Both vWF and P-selectin are stored in endothelial-specific secretory organelles called Weibel-Palade bodies (WPb).

We collaborate with Dr Tom Carter and Dr Matthew Hannah at the National Institute for Medical Research, Mill Hill, who use fluorescently labeled proteins to study regulated secretion from EC cells in situ.


VAPB interacts with ATF6 and the ALS8 mutation causes VAPB to aggregate


  • Euan MacDonald Centre for Motor Neuron Disease Research

Team members

  • Mark Harmon (PhD student)


Dr Tom Carter, National Institute for Medical Research, London

Prof Tom Gillingwater, University of Edinburgh

Prof Giles Hardingham, University of Edinburgh

Dr Mandy Jackson, University of Edinburgh

Dr Kobi Rosenblum, Haifa University, Israel

Dr Tom Wishart, The Roslin Institute & R(D)SVS, Edinburgh

Prof David Wyllie, University of Edinburgh


Brown R, Dissanayake KN, Skehel PA, Ribchester RR. (2014) Endomicroscopy and electromyography of neuromuscular junctions in situ. Ann Clin Transl Neurol. 1(11):867-83.

Clarkson YL, Perkins EM, Cairncross CJ, Lyndon AR, Skehel PA, Jackson M. (2014) β-III spectrin underpins ankyrin R function in Purkinje cell dendritic trees: protein complex critical for sodium channel activity is impaired by SCA5-associated mutations. Hum Mol Genet. 23(14):3875-82.

Qiu J, Tan YW, Hagenston AM, Martel MA, Kneisel N, Skehel PA, Wyllie DJ, Bading H, Hardingham GE (2013). Mitochondrial calcium uniporter Mcu controls excitotoxicity and is transcriptionally repressed by neuroprotective nuclear calcium signals. Nat Commun.4:2034.

Soriano FX, Chawla S, Skehel P, Hardingham GE (2013). SMRT-mediated co-shuttling enables export of class IIa HDACs independent of their CaM kinase phosphorylation sites. J Neurochem. 124(1):26-35.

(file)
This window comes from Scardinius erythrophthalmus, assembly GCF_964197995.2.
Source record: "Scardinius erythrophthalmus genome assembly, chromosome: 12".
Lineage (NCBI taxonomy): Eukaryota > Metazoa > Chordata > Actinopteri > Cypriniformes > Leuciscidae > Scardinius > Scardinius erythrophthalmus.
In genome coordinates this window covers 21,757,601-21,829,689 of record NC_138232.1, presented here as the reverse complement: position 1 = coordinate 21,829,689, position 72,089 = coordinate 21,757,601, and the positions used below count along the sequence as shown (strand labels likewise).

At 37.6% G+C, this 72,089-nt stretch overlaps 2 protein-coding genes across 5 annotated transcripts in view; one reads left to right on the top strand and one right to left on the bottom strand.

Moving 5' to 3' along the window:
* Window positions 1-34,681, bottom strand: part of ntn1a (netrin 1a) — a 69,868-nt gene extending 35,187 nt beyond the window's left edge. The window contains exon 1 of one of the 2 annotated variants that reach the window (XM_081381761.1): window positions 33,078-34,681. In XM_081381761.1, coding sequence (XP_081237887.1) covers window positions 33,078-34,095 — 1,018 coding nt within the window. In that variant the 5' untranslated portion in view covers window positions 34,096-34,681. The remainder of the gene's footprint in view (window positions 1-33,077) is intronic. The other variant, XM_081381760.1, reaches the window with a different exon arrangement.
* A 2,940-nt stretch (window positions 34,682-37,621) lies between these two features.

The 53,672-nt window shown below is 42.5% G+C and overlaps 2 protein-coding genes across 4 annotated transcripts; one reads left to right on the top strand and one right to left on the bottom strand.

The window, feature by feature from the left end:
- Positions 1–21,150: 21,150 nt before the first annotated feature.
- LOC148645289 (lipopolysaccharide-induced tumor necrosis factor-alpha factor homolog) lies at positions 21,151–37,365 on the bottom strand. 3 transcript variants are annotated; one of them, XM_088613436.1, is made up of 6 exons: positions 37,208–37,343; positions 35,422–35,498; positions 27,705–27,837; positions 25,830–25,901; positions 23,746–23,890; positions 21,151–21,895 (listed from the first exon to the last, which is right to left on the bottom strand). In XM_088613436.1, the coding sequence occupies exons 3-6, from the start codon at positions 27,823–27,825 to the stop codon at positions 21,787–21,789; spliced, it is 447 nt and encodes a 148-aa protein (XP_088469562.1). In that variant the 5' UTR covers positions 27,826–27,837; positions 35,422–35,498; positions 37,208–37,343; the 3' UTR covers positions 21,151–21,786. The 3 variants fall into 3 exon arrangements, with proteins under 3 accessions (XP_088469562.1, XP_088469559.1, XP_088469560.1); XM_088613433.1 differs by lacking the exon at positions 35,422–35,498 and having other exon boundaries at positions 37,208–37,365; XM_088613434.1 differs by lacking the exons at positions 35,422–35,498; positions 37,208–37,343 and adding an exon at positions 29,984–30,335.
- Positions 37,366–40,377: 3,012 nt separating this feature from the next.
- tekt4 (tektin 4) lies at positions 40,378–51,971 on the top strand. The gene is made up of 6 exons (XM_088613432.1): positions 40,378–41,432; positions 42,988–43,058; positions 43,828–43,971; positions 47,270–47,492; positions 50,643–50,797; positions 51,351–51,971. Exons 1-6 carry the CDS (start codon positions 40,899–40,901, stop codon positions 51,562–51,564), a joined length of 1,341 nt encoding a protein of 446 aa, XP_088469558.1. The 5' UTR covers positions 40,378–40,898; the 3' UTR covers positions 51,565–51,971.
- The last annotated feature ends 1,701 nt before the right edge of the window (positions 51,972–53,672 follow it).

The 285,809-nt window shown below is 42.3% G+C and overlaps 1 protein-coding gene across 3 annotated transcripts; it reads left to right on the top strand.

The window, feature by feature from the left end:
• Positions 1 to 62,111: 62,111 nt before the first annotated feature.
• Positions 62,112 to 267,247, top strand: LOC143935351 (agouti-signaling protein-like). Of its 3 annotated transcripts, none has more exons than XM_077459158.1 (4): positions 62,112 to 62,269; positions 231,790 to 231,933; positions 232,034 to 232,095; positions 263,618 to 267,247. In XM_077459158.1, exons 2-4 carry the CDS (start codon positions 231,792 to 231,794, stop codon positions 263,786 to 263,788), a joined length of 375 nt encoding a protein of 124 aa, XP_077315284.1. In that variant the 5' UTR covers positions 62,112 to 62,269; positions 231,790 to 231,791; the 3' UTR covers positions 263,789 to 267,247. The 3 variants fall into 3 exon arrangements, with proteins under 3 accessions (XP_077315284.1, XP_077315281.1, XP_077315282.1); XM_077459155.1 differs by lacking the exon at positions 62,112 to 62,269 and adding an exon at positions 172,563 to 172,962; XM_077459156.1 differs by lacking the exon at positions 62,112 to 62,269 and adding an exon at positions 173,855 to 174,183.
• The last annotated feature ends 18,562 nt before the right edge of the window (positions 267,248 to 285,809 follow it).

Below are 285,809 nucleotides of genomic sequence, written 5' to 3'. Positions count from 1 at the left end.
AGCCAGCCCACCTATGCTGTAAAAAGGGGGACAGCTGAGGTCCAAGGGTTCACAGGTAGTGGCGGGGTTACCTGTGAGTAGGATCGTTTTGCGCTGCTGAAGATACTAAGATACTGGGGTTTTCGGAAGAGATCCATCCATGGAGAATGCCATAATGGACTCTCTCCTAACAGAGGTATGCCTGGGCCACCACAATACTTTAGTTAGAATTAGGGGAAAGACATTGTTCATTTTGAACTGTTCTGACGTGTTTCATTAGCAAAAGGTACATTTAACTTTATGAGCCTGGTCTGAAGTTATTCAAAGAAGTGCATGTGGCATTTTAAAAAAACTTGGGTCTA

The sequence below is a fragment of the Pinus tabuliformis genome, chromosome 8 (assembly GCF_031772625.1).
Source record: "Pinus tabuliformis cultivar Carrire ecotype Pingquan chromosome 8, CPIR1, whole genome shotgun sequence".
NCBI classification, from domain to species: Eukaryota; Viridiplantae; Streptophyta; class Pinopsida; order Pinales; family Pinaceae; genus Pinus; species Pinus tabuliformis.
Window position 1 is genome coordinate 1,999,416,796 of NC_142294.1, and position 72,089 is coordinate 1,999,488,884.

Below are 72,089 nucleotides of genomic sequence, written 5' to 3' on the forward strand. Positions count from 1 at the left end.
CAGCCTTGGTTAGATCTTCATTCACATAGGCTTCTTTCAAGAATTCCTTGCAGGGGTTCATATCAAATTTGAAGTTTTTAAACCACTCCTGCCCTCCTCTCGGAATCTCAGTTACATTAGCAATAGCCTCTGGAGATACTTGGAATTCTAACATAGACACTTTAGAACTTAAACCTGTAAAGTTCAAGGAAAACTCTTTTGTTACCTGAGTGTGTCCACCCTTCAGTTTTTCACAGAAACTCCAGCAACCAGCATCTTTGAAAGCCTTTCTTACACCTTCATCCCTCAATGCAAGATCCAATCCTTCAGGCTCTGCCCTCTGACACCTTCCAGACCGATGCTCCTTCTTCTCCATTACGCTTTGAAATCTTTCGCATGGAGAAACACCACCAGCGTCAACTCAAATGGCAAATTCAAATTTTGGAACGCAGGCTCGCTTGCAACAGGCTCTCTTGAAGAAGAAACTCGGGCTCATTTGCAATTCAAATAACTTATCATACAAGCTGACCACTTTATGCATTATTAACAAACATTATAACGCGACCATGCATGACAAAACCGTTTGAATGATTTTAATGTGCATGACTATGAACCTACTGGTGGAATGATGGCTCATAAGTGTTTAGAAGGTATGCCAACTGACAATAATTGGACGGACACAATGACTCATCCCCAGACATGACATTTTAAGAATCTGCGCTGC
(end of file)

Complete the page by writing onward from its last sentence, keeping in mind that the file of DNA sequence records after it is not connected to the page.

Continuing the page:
Leng G, Skehel P (2011). Polyuria, polydipsia, and poly(A) tails: insights into the adaptive nature of the cellular stress response pathways. Endocrinology. 152(12):4475-7.

Gkogkas C, Wardrope C, Hannah M, Skehel P (2011). The ALS8-associated mutant VAPB(P56S) is resistant to proteolysis in neurons. J Neurochem. Apr;117(2):286-94.

Gkogkas C, Middleton S, Kremer AM, Wardrope C, Hannah M, Gillingwater TH, Skehel P (2008). VAPB interacts with and modulates the activity of ATF6. Hum Mol Genet. Jun 1;17(11):1517-26.

Nishimura AL, Mitne-Neto M, Silva HC, Richieri-Costa A, Middleton S, Cascio D, Kok F, Oliveira JR, Gillingwater T, Webb J, Skehel P, Zatz M. A mutation in the vesicle-trafficking protein VAPB causes late-onset spinal muscular atrophy and amyotrophic lateral sclerosis. Am J Hum Genet. 2004 Nov;75(5):822-31.

Mouse VAP33 is associated with the endoplasmic reticulum and microtubules. Skehel PA, Fabian-Fine R, Kandel ER. Proc Natl Acad Sci U S A. 2000 Feb 1;97(3):1101-6.

A VAMP-binding protein from Aplysia required for neurotransmitter release. Skehel PA, Martin KC, Kandel ER, Bartsch D. Science. 1995 Sep 15;269(5230):1580-3.

Paul Skehel publication list (pdf)